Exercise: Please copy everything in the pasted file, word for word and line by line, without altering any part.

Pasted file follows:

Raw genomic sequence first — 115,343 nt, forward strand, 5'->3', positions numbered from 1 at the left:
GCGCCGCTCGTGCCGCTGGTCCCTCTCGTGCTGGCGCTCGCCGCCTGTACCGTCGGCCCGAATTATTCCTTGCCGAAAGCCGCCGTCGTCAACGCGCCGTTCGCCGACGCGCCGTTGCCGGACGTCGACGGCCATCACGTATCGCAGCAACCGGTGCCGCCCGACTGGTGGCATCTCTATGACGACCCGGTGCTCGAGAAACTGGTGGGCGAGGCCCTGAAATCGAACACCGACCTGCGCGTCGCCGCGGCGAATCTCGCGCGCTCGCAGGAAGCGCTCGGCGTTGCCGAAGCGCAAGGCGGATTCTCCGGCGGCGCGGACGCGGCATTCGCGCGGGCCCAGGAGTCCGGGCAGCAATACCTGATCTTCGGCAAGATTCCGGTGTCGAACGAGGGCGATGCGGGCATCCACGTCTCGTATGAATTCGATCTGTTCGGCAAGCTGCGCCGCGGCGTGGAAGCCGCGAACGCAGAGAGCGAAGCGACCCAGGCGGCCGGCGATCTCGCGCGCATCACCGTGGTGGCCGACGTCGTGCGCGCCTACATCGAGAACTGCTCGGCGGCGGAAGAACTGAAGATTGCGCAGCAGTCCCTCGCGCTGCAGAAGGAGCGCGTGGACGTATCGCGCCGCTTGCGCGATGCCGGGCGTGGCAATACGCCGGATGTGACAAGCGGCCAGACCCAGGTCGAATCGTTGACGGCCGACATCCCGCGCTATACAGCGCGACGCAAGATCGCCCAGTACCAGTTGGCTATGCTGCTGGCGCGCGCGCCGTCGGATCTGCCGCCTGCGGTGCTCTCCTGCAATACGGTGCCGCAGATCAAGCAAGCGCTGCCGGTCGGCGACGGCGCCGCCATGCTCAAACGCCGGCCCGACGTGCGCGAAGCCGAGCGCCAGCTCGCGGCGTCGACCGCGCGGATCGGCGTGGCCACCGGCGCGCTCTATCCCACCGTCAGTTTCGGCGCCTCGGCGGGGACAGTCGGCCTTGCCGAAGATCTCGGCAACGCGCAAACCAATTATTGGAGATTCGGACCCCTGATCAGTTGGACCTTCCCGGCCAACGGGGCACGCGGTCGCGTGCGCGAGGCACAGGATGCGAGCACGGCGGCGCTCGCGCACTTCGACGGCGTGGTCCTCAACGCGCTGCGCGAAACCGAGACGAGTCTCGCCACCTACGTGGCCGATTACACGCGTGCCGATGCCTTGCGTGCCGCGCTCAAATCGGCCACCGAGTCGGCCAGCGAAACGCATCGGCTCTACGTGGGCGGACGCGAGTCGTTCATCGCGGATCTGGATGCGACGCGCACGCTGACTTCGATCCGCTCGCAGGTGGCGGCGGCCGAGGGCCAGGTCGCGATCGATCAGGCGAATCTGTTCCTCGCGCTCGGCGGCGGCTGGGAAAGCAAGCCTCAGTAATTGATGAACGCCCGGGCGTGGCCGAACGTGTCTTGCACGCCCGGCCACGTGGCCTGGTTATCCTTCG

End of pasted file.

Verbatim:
Raw genomic sequence first — 115,343 nt, forward strand, 5'->3', positions numbered from 1 at the left:
GCGCCGCTCGTGCCGCTGGTCCCTCTCGTGCTGGCGCTCGCCGCCTGTACCGTCGGCCCGAATTATTCCTTGCCGAAAGCCGCCGTCGTCAACGCGCCGTTCGCCGACGCGCCGTTGCCGGACGTCGACGGCCATCACGTATCGCAGCAACCGGTGCCGCCCGACTGGTGGCATCTCTATGACGACCCGGTGCTCGAGAAACTGGTGGGCGAGGCCCTGAAATCGAACACCGACCTGCGCGTCGCCGCGGCGAATCTCGCGCGCTCGCAGGAAGCGCTCGGCGTTGCCGAAGCGCAAGGCGGATTCTCCGGCGGCGCGGACGCGGCATTCGCGCGGGCCCAGGAGTCCGGGCAGCAATACCTGATCTTCGGCAAGATTCCGGTGTCGAACGAGGGCGATGCGGGCATCCACGTCTCGTATGAATTCGATCTGTTCGGCAAGCTGCGCCGCGGCGTGGAAGCCGCGAACGCAGAGAGCGAAGCGACCCAGGCGGCCGGCGATCTCGCGCGCATCACCGTGGTGGCCGACGTCGTGCGCGCCTACATCGAGAACTGCTCGGCGGCGGAAGAACTGAAGATTGCGCAGCAGTCCCTCGCGCTGCAGAAGGAGCGCGTGGACGTATCGCGCCGCTTGCGCGATGCCGGGCGTGGCAATACGCCGGATGTGACAAGCGGCCAGACCCAGGTCGAATCGTTGACGGCCGACATCCCGCGCTATACAGCGCGACGCAAGATCGCCCAGTACCAGTTGGCTATGCTGCTGGCGCGCGCGCCGTCGGATCTGCCGCCTGCGGTGCTCTCCTGCAATACGGTGCCGCAGATCAAGCAAGCGCTGCCGGTCGGCGACGGCGCCGCCATGCTCAAACGCCGGCCCGACGTGCGCGAAGCCGAGCGCCAGCTCGCGGCGTCGACCGCGCGGATCGGCGTGGCCACCGGCGCGCTCTATCCCACCGTCAGTTTCGGCGCCTCGGCGGGGACAGTCGGCCTTGCCGAAGATCTCGGCAACGCGCAAACCAATTATTGGAGATTCGGACCCCTGATCAGTTGGACCTTCCCGGCCAACGGGGCACGCGGTCGCGTGCGCGAGGCACAGGATGCGAGCACGGCGGCGCTCGCGCACTTCGACGGCGTGGTCCTCAACGCGCTGCGCGAAACCGAGACGAGTCTCGCCACCTACGTGGCCGATTACACGCGTGCCGATGCCTTGCGTGCCGCGCTCAAATCGGCCACCGAGTCGGCCAGCGAAACGCATCGGCTCTACGTGGGCGGACGCGAGTCGTTCATCGCGGATCTGGATGCGACGCGCACGCTGACTTCGATCCGCTCGCAGGTGGCGGCGGCCGAGGGCCAGGTCGCGATCGATCAGGCGAATCTGTTCCTCGCGCTCGGCGGCGGCTGGGAAAGCAAGCCTCAGTAATTGATGAACGCCCGGGCGTGGCCGAACGTGTCTTGCACGCCCGGCCACGTGGCCTGGTTATCCTTCG